Many of us know that cortisol is linked to stress - it’s the stress hormone! - but few people understand the other roles that cortisol plays in the body and how it works to keep us alive.
Read on to find out more.
The role of cortisol in the body
When we talk about stress, we often think about rising cortisol levels. But cortisol also does much more in the body than simply triggering a stress response.
Cortisol is one of the many hormones responsible for helping us adapt to our environment. This doesn’t always have to be “stressful” events. Cortisol levels can go up and down within minutes as we respond to different stimuli around us.
There’s also a rhythm to the release of cortisol through the day. High levels of cortisol flood through the body in the early morning to help wake us up. Our cortisol levels then typically reduce during the day and are normally low in the evening and at night. Cortisol release is part of our circadian rhythm.
As well as playing a part in the body’s stress response, cortisol also helps us to learn and adapt. The day-to-night rhythm of cortisol release promotes the formation and destruction of certain synapses in the brain. Cortisol is also involved in helping the immune system respond to pathogens in the body and speed up wound healing.
Rethinking cortisol and stress
The nervous system, the immune system and many regions of the brain respond to changes in the environment that allow us to adapt and maintain balance. However, when this network within the body becomes unbalanced, there is a gradual change throughout the body. Long term stress can lead to disease and have serious consequences.
When the cortisol circadian rhythm is disrupted, for instance in the case of sleep deprivation or depression, the body doesn’t have the same natural fluctuations in cortisol levels. Instead, cortisol levels flatten and stay the same. Consistently high levels of cortisol in the body are associated with obesity, especially in the abdomen, insulin resistance, hypertension and high cholesterol.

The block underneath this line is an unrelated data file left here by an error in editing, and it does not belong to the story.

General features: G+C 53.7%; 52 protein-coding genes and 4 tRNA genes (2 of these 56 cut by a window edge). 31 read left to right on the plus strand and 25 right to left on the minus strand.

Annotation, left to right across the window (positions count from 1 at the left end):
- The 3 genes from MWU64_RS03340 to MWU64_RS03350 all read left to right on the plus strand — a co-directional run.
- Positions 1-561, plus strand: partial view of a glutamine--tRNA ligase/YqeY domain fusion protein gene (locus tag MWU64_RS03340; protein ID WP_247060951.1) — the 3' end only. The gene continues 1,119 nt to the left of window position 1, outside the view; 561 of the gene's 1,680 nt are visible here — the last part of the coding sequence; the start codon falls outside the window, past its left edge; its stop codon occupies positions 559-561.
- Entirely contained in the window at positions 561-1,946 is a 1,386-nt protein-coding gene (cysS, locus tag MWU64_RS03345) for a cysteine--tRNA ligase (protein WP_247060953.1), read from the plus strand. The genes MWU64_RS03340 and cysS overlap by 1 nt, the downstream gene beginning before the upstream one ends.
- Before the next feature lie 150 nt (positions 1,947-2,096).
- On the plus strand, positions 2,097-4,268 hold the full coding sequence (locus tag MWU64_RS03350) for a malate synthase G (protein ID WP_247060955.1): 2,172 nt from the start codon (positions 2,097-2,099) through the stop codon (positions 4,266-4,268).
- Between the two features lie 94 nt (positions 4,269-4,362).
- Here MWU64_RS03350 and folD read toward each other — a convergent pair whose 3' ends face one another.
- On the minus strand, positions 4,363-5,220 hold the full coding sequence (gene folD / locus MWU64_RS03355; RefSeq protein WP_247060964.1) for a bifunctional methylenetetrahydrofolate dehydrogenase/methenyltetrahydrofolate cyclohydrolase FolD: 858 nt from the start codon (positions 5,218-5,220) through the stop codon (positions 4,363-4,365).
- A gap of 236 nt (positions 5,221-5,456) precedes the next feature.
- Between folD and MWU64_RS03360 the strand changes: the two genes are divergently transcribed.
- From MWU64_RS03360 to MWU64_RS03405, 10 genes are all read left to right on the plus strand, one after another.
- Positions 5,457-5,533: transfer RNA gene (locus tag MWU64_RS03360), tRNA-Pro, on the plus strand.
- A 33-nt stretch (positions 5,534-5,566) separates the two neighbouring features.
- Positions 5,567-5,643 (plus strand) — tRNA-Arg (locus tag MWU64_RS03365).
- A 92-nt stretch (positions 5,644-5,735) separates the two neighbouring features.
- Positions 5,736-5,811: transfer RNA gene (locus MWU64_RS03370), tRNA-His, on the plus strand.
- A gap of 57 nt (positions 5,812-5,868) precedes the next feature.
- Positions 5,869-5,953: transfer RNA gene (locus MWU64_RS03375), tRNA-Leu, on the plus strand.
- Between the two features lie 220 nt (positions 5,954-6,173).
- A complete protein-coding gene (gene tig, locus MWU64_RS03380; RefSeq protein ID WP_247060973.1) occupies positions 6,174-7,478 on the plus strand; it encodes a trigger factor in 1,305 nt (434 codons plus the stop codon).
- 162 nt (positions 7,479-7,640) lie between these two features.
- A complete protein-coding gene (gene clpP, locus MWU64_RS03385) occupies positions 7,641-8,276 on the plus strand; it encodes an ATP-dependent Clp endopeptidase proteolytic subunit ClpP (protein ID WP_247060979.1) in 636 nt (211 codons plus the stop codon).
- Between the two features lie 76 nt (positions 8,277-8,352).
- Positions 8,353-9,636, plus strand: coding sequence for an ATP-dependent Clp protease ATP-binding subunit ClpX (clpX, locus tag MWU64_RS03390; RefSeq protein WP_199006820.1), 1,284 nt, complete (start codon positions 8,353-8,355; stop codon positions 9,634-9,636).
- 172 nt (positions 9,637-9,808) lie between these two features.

One well-researched example of this is shift work. Shift work, aka work outside of the normal 9-5, has been linked to increased incidences of obesity due to disruptions in the natural circadian rhythm of cortisol levels in the blood. Shift work causes hyperactivity in the part of the brain responsible for cortisol secretion, leading to long-term high levels of cortisol in the body and health troubles as a result.
Looking to keep your cortisol levels low?
While cortisol has a big role to play in how the body responds to stress, it is not always the bad guy! Cortisol can help us to adapt to our environment, fight infection and even wake up in the morning.
The problems with cortisol occur when cortisol levels rise and stay high. That’s why it’s important to minimise lifestyle factors that can disrupt the circadian rhythm of cortisol release. This includes keeping a regular sleep schedule, having a good morning routine and taking steps to de-stress.
Cortisol only becomes a problem when the natural rhythm is disrupted, for instance during periods of intense stress. If you can maintain a healthy lifestyle and reduce stress as much as possible, there’s no reason for cortisol not to be your friend!